Tall buildings in Turkey, their characteristic structural features and dynamic behaviour


Since the early twenty-first century, tall building construction has gained significant momentum in the urban cities of Turkey as a result of the population and economic growth. Accruing more than 1500 buildings by year 2015, the majority of the country’s exposure now clusters across the seismically active landscape of the Istanbul metropolitan area. As such, the underlying earthquake risk calls for the investigation of the seismic performance of these structures. While hazard studies for Istanbul are available, the literature is still devoid of studies related to the seismic risk assessment of tall buildings located there. As an attempt to fill this gap, this paper focuses on the characterization and quantification of the existing exposure to allow risk assessment both at single building and portfolio levels. To this end, an extensive tall building inventory containing the structural drawings of 94 buildings is compiled and thoroughly examined to make a projection of the design practice. After establishing statistically representative archetypes, we quantified their dynamic response to 1999 Düzce and Kocaeli earthquake ground motions. We notice a maximum difference of 100% in the maximum interstory drift ratios (equaling a 2% increase in absolute value) between two different tall building archetypes. Moreover, the analysis results indicate that the incident angle of the applied ground-motion can be a discriminant factor between structural collapse and survival. The outcome of this study puts forward a robust basis for prospective structural analyses, collapse risk assessment as well as loss estimation analyses of tall buildings in Istanbul.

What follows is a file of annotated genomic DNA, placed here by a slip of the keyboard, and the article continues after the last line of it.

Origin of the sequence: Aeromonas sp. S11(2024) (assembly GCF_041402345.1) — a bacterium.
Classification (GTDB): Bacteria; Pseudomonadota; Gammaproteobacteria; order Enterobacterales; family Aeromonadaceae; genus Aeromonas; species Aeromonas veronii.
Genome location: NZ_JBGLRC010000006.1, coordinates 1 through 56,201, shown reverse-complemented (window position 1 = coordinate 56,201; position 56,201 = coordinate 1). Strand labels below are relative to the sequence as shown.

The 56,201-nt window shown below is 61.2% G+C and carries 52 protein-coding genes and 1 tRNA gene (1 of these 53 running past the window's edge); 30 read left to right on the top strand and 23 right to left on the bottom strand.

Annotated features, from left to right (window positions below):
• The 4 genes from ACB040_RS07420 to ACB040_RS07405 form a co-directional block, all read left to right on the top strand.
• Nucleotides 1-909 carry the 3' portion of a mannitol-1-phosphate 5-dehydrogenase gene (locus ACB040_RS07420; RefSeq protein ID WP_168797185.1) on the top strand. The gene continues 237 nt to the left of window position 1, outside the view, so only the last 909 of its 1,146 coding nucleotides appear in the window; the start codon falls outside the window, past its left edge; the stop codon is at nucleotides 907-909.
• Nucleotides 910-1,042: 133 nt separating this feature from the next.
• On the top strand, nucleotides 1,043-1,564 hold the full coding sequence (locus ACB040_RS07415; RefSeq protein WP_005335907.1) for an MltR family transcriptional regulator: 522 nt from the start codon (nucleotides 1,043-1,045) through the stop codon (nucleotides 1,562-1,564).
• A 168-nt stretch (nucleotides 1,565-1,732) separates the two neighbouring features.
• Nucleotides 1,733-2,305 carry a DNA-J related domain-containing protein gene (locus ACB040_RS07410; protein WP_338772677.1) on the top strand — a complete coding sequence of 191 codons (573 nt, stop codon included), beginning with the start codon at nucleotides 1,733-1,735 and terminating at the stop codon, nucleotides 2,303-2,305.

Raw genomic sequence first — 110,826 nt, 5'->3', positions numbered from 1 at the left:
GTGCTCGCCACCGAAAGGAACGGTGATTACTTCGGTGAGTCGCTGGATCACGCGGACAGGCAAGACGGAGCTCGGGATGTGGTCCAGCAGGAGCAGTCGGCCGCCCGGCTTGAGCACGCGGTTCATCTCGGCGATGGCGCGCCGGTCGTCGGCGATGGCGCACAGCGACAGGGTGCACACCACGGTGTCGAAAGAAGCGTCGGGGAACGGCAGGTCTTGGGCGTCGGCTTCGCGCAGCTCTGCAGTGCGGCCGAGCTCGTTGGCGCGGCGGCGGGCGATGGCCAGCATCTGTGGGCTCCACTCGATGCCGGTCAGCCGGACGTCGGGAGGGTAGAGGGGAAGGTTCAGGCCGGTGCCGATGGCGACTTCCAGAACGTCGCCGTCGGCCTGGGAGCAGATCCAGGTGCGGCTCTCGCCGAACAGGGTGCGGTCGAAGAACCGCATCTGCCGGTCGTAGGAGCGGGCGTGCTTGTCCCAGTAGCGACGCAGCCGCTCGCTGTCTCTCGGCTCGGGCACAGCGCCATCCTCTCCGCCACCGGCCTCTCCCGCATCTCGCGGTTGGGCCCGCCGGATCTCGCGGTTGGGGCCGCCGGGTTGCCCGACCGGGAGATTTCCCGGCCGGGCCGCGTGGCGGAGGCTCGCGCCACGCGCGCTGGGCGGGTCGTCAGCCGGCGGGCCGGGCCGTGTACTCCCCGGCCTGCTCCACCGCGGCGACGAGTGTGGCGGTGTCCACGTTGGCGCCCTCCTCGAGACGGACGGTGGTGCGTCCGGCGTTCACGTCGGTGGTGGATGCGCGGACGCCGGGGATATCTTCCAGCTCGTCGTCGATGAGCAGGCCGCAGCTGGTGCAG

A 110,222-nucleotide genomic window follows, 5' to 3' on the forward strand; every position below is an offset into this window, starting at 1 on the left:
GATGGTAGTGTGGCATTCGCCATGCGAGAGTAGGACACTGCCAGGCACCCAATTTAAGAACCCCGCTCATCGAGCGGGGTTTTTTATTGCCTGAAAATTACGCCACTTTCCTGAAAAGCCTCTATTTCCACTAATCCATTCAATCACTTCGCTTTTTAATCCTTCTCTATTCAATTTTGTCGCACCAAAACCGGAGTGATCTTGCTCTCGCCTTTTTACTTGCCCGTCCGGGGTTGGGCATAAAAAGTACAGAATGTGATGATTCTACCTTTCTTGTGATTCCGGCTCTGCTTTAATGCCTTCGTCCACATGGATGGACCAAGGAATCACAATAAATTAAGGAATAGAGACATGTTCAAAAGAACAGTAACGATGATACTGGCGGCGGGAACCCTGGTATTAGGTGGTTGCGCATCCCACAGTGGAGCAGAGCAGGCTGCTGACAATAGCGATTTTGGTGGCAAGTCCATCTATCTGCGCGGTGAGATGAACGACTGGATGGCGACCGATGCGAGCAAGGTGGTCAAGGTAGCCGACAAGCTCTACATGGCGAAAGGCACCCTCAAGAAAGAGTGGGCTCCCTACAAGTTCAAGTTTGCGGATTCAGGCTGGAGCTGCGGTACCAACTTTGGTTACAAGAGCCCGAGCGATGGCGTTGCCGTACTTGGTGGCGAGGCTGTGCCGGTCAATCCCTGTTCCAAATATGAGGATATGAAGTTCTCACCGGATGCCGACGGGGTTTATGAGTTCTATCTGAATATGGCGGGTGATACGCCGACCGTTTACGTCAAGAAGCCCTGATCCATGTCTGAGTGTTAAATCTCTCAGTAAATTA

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The first author gratefully acknowledges the financial support provided by the University School of Advanced Studies of Pavia (IUSS Pavia) and the computational resources made available by RED Risk + Engineering for his Ph.D. research. The tall building inventory was assembled as a result of the joint efforts of Bogazici University and the Turkish Ministry of Environment and Urbanization. We would like to thank, in particular, Prof. Sinan Akkar, Dr. Cüneyt Tüzün, and Dr. Merve Çağlar and Ömer Ülker for their valuable contributions in this process. Finally, the authors thank three anonymous reviewers for their constructive comments that helped improve the quality of this paper.

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Correspondence to Omer Odabasi.

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Odabasi, O., Kohrangi, M. & Bazzurro, P. Tall buildings in Turkey, their characteristic structural features and dynamic behaviour. Bull Earthquake Eng 19, 2105–2124 (2021). https://doi.org/10.1007/s10518-021-01067-3

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  • Tall buildings
  • Exposure
  • Structural modelling
  • Dynamic analysis
  • Earthquake